When Is It Ethical For Lawyers To Testify Against A Client? Here’s An Example…

Next time, stick to baseball hypotheticals, Darrell.

Next time, stick to baseball hypotheticals, Darrell.

From Panama City, Florida comes this rare legal ethics scenario. Darryl Mack, 22, accepted 20 years of prison in exchange for a no contest plea to a murder charge, after he learned that his original attorney in the case would be testifying for the prosecution. The revelation by an accused  criminal’s own lawyer of what most think are privileged statements would be devastating evidence, which is why lawyers are almost always prohibited by the ethics rules from doing this.  Mack had been trying to block the testimony on that basis. However, Circuit Court Judge James Fensom ruled those statements could be used against Mack at trial. Why? It is because of a useful and necessary exception to the ethics rules known as the crime-fraud exception.

If you are a “Breaking Bad” fan, this one of the reasons Saul is a crook, not a lawyer.

“The last thing a lawyer wants to do is testify against his client,” the prosecutor in the case explained. “But it is not reasonable to ask your lawyer to be your conspirator.” That means that a request for such advice is regarded by the profession as a request for assistance in breaking the law, and a lawyer cannot ethically give such advice. Such a request isn’t confidential, and isn’t privileged. A lawyer doesn’t have to reveal such information, but he also risks being charged as an accessory if the proposed crime is committed.

Timothy Hilley, Mack’s initial legal counsel, testified in a closed courtroom that Mack had posed a hypothetical to him at the end of a jailhouse interview, and Hilley viewed it as a veiled statement of  intent to commit murder. Mack allegedly asked his then defense counsel what would happen if a witness was unavailable for the trial, a question Hilley took to refer to a witness to the July shooting death of 24-year-old Tavish Greene, the victim in the murder Mack was charged with.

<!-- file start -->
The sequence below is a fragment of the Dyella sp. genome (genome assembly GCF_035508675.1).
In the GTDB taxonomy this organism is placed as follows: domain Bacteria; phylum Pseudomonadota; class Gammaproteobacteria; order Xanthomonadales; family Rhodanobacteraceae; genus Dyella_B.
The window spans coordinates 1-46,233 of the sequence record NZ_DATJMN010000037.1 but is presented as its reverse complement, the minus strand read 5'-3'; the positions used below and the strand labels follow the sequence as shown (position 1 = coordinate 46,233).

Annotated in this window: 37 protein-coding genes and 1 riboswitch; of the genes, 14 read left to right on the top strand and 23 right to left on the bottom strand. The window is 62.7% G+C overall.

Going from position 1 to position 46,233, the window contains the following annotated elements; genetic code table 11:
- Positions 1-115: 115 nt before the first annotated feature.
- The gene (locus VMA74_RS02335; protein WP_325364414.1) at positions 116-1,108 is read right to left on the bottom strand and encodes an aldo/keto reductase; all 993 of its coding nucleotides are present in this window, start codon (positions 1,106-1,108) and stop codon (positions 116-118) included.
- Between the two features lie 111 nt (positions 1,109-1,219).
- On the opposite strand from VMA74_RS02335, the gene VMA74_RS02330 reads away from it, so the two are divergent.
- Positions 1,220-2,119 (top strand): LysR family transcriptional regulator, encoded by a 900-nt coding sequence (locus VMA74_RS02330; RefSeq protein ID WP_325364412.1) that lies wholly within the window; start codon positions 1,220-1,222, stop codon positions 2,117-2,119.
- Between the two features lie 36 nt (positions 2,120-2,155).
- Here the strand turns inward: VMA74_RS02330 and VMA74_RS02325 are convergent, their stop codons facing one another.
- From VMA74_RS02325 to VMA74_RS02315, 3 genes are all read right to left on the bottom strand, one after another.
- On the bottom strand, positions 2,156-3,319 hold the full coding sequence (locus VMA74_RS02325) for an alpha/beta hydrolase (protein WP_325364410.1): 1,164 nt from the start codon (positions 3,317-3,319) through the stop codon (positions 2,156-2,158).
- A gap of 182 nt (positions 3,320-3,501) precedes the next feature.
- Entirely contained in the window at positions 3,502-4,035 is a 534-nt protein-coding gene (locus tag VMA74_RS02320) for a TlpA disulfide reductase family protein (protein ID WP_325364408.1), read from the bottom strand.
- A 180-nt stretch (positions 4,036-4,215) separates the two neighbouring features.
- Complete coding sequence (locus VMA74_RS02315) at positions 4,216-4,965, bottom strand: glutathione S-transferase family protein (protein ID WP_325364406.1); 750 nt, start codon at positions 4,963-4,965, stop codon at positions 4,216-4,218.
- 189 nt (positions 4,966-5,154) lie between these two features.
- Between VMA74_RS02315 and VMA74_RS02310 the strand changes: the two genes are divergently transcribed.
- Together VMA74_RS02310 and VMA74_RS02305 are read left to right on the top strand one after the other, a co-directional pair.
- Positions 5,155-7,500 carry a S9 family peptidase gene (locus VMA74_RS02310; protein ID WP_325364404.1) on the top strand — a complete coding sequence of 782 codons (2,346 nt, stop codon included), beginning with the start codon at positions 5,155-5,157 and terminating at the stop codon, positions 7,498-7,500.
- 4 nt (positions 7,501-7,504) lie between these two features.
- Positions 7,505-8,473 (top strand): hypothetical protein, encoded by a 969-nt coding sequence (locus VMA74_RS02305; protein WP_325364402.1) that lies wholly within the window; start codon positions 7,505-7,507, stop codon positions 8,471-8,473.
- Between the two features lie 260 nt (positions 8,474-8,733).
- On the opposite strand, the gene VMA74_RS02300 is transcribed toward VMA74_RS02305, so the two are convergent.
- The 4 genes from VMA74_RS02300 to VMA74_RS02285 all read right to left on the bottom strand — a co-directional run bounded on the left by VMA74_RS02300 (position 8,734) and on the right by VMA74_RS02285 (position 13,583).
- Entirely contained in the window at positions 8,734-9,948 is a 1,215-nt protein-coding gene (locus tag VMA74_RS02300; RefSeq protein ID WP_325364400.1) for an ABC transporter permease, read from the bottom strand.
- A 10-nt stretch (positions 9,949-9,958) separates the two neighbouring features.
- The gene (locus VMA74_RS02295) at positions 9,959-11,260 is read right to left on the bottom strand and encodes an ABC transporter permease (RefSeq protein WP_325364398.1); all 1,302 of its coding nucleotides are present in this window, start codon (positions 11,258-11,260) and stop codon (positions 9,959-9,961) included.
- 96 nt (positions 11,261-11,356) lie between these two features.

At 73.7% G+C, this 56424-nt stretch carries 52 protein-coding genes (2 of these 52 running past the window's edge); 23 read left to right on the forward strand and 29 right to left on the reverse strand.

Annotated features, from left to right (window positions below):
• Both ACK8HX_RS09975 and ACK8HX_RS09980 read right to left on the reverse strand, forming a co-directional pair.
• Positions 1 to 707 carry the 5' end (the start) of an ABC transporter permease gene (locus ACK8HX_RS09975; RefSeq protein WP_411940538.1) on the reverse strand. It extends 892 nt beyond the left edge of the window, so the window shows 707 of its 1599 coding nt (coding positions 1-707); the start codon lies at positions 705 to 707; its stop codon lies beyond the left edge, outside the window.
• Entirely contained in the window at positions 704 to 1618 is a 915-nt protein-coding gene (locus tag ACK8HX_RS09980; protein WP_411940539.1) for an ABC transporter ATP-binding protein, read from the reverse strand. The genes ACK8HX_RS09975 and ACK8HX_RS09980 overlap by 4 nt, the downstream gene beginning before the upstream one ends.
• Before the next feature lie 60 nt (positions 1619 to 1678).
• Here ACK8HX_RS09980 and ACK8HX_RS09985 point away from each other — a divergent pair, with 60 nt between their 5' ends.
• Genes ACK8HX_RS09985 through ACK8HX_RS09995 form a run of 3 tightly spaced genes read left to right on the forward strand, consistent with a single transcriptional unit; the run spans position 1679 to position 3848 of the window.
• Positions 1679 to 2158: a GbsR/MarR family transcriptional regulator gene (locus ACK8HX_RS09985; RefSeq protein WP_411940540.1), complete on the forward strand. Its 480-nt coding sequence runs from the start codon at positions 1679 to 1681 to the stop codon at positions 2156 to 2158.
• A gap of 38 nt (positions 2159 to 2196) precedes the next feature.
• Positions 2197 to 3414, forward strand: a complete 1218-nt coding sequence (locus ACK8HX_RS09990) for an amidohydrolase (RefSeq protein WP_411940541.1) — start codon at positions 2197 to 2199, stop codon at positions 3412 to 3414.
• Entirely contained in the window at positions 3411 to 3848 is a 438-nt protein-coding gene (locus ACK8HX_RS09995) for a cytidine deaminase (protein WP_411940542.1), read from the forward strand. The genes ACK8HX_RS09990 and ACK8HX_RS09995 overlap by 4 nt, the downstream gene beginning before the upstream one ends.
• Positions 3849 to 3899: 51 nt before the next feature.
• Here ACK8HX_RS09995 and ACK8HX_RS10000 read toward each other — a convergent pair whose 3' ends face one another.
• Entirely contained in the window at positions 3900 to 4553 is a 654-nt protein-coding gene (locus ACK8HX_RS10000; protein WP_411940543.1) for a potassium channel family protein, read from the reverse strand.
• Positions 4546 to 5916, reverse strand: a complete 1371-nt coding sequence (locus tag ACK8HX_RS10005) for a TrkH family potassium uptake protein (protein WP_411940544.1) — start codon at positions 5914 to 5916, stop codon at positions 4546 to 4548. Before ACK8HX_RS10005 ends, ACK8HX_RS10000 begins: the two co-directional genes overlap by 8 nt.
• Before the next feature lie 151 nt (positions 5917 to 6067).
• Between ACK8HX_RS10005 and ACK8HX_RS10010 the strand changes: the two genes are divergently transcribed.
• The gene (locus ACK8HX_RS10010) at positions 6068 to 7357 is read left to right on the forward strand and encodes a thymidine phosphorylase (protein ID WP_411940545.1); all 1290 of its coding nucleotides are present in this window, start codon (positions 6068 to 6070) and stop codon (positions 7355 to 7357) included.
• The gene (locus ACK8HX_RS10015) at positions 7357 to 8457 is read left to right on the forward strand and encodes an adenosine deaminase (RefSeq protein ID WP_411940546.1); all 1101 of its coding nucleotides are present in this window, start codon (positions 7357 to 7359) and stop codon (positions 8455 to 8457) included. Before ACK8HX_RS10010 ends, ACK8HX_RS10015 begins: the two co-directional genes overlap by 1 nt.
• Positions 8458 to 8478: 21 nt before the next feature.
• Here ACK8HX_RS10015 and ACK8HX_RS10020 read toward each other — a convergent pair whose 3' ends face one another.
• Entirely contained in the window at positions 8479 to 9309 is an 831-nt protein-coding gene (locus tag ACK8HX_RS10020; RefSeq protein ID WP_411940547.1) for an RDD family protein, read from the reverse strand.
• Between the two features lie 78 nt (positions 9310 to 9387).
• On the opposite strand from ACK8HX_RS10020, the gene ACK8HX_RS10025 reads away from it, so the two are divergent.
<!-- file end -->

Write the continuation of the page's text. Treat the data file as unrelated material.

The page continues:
“Mack was on his way to leave, and he walked over to door and he said, ‘Could those statements be used if he was murdered,’” Hilley testified.
“I said, ‘No, it would be hearsay.’” Mack then asked, “How much time do I have?” Hilley said. “And I didn’t catch it at first, but then he asked again, ‘How long before trial?’ ” Mack left the room after Hilley told him the trial could begin as soon as June.  The lawyer reported the incident to the State Attorney’s Office, and withdrew as Mack’s attorney. Continue reading

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Update: Fox News’ Self-Destructive O’Reilly Denial

You can't yell you're way out of this one, Bill..no, wait. Maybe you can.

You can’t yell you’re way out of this one, Bill..no, wait. Maybe you can.

And here’s another one. Questions are being raised about reporter Bill O’Reilly’s accounts of being “bombarded” during the LA riots.